Friday, August 13, 2010

No fear and loathing

Just read a distressing post on a friend's blog about feeling desperate and drastic. I know how she feels. Lately the scale has edged up a bit. I thought at first that it was my sore muscles that were bumping it up -- when your muscles are sore, they are usually holding fluid. It may be monthly fluctuations. It may be because I haven't been logging my food or doing as much to focus on fruits and vegetables and have fallen back in love with pasta.  It is probably a little of each of those things, but mostly the latter.

I have been feeling insecure and a little desperate and drastic myself, but I know that jumping into a strict program won't work for me. I need to edge back into a more normal relationship with food and my body.  I have been listening to "When Food is Food and Love is Love" on my iPhone and she talks about the way that many of us use weight loss as a proxy for all the other things that we don't like in our lives.  She says that instead of trying to deal with those problems by way of weight loss, maybe we could try dealing with them directly instead.  It makes some sense. Her eating guidelines are simple but also surprisingly difficult: Eat when you're hungry. Stop when you've had enough. Eat calmly and without distractions. Eat what your body wants. A lot of her process is being curious about the feelings that drive you toward food instead of punishing yourself for wanting to comfort yourself with food. But she's not saying to follow that urge -- instead, you are supposed to really pay attention to what is going on, and what you really want.

I am working on following the guidelines. I was eating out with some other people today, and I realized about halfway through my meal that I had enough, but I still finished what was there. It's really difficult to break the clean-plate habit.  It's going to take some work to really live this way, but I'm trying to continue the effort because I want a normal, natural relationship with food and not just another diet plan.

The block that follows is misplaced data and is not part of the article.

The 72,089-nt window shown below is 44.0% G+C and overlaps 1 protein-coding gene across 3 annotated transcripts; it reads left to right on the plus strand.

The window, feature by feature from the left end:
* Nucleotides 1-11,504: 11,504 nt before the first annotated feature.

1. Doing it slow and having a normal relationship with food has been my goal all along, but it really does take longer to lose weight this way compared to stricter diets.

    Still, at the end of the line, it's worth it if you don't slowly drift back toward overeating or disordered eating.

    My best to you.

  2. I love this post and the reminders of some basic eating guidelines. You're right, they sound so simple and sensible but are hard to actually DO because it doesn't match our ingrained habits. Maybe trying to implement a few at a time would make it easier to build up to all of them? Hmmm, I should try that myself!

  3. Geneen speaks the truth :) And it takes a long time to live by that truth. When Food is Love can be a heartbreaking read when you see yourself in it. My first Geneen book was Breaking Free from Emotional Eating, and it prompted me to really start thinking about food in a whole new way. I'm rereading Women Food and God right now...and finding good things that I overlooked in the first read. Such good stuff.


"Count your calories, work out when you can, and try to be good to yourself. All the rest is bulls**t." -- Jillian Michaels at BlogHer '07